These are the tent cabins in Curry Village like where Amy and Roger stay. Our tent cabin had two twin beds and a double bed. Amy and Roger’s had one bed and while I don’t know for certain I imagine that might have been a story telling device and not something Curry Village actually has. The tent cabins were really lovely. They came with sheets and towels. The towels were replaced daily. At night it did get chilly, I slept in yoga pants, tee shirt and sweatshirt, and socks. With a sheet and two wool blankets. And I am someone who’s always hot. Quiet time started at 10pm and people were very respectful of that. On the first night one of my friends and I both though we heard a bear, but it turned out to be a guy snoring in a nearby cabin.
The bathrooms were communal, they were always clean and there was only one time I had to wait for a shower (I showered three times in two days) and that was in the later afternoon. They even had shampoo, conditioner, and body wash dispensers in them. Amy mentions how Yosemite is really dark and it is, the cabins have a light in them, but there are no lights along the trails to the cabins. Lots of people packed flashlights, we didn’t, but I think if I went back I’d probably bring one. Also note the bear boxes right in front of the cabins, I agreed with Amy’s assessment of putting “the appetizer right next to the main course.”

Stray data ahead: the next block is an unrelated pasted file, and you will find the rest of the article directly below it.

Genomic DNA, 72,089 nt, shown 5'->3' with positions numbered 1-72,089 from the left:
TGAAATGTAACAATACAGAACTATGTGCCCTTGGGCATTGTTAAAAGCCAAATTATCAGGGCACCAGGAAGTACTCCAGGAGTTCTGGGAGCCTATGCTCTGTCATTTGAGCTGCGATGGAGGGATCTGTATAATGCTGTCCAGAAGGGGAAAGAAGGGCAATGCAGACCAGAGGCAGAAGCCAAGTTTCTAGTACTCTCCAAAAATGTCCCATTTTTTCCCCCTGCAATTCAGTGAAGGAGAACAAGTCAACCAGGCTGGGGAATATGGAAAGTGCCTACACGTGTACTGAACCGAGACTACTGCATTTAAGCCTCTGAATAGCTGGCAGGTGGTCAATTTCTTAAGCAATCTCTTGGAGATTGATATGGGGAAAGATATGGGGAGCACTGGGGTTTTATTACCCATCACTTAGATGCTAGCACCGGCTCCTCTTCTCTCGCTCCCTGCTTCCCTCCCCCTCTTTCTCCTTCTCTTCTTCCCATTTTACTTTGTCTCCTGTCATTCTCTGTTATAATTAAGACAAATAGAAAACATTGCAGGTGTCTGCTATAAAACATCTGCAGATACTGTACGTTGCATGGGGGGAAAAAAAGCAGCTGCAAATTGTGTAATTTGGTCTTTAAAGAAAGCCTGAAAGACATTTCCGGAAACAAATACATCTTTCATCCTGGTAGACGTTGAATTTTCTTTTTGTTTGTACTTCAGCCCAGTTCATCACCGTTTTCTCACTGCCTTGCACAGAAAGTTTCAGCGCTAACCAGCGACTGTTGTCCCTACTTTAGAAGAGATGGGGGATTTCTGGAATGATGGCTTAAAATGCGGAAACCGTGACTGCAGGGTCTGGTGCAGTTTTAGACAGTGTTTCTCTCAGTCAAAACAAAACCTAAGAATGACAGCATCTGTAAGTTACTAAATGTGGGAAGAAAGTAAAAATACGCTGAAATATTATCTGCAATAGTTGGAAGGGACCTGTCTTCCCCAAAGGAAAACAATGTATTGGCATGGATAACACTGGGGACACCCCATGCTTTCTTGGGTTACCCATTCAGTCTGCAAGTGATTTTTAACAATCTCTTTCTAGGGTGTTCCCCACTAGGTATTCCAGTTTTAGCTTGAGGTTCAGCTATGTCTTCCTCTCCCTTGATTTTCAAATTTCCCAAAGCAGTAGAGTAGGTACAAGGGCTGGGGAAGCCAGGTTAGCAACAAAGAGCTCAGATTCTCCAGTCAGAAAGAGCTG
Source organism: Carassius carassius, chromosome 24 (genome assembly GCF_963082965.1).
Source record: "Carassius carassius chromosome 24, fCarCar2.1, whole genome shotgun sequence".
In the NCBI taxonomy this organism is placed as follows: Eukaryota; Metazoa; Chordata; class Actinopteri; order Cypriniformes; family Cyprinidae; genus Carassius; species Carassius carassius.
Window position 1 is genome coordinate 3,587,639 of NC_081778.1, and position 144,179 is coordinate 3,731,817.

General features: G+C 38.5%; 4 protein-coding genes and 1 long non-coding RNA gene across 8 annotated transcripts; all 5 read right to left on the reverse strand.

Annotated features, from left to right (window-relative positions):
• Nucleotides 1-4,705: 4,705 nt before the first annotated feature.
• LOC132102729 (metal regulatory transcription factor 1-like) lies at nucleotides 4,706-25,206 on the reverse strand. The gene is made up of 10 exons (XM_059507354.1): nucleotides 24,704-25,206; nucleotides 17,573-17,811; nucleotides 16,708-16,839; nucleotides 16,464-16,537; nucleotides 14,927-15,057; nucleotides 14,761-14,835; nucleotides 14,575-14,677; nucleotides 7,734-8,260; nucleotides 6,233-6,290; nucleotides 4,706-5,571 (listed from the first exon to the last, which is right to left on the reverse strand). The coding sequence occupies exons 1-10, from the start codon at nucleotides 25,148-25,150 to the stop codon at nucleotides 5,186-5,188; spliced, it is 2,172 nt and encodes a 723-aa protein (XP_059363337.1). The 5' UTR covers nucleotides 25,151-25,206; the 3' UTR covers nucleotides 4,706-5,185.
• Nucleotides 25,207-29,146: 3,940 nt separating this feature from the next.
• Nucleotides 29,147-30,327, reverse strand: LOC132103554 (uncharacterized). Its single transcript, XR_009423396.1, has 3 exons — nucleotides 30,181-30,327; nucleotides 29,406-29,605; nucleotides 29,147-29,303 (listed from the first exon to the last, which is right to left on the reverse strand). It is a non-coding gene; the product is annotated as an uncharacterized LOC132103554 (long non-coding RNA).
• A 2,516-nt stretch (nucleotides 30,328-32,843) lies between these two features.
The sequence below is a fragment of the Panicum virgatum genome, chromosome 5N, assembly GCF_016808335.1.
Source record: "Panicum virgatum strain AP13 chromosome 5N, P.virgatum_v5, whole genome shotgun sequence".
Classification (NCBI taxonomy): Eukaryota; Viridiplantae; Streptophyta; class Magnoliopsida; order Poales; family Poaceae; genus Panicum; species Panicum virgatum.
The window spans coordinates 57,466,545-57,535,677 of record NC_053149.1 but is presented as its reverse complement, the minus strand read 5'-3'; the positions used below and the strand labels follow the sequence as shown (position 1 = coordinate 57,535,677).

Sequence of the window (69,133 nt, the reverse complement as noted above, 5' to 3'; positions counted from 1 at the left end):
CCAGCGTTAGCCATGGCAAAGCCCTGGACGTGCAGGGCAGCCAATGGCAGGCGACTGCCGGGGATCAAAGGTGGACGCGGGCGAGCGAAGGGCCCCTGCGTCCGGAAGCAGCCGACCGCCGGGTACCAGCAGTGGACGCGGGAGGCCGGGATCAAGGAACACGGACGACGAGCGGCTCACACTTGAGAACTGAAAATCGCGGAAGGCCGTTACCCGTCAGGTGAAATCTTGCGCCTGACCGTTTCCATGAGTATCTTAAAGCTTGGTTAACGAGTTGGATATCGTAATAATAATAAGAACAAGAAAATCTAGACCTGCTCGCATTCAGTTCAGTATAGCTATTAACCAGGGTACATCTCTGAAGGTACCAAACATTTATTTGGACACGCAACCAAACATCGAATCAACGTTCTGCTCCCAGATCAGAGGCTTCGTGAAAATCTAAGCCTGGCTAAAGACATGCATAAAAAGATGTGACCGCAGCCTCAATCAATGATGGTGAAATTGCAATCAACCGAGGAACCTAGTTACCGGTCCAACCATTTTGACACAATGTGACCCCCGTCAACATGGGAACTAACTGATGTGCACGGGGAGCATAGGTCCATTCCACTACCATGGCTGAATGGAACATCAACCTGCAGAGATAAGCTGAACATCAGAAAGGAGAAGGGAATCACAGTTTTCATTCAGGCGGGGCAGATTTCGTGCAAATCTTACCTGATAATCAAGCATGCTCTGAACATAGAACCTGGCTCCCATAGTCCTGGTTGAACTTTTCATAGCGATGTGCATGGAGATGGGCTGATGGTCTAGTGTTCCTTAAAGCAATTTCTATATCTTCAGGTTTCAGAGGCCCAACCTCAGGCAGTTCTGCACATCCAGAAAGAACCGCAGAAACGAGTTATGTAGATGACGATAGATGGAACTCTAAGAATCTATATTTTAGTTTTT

If you’re considering going to Yosemite I cannot recommend it enough. I am not an outdoorsy person, but I fell in love with everything about the park. It’s such a peaceful place, most cell phones don’t work, and it was just like being in another world. Amy and Roger paid $40/night for their tent cabin, we paid about $140/night in early August which I think was a great deal. A week’s pass to drive into Yosemite is $20 and other than our ride up to Glacier Point ($25 each as I mentioned) all we had to pay for was food (and the ridiculous amount of money we spent in the gift shop), which as I said, was really reasonable (but we were also coming from super expensive NYC).
Remember to come back tomorrow when I’ll talk about surviving “the loneliest highway in America!”
One Year Ago: Waiting on Wednesday: This is What Happy Looks Like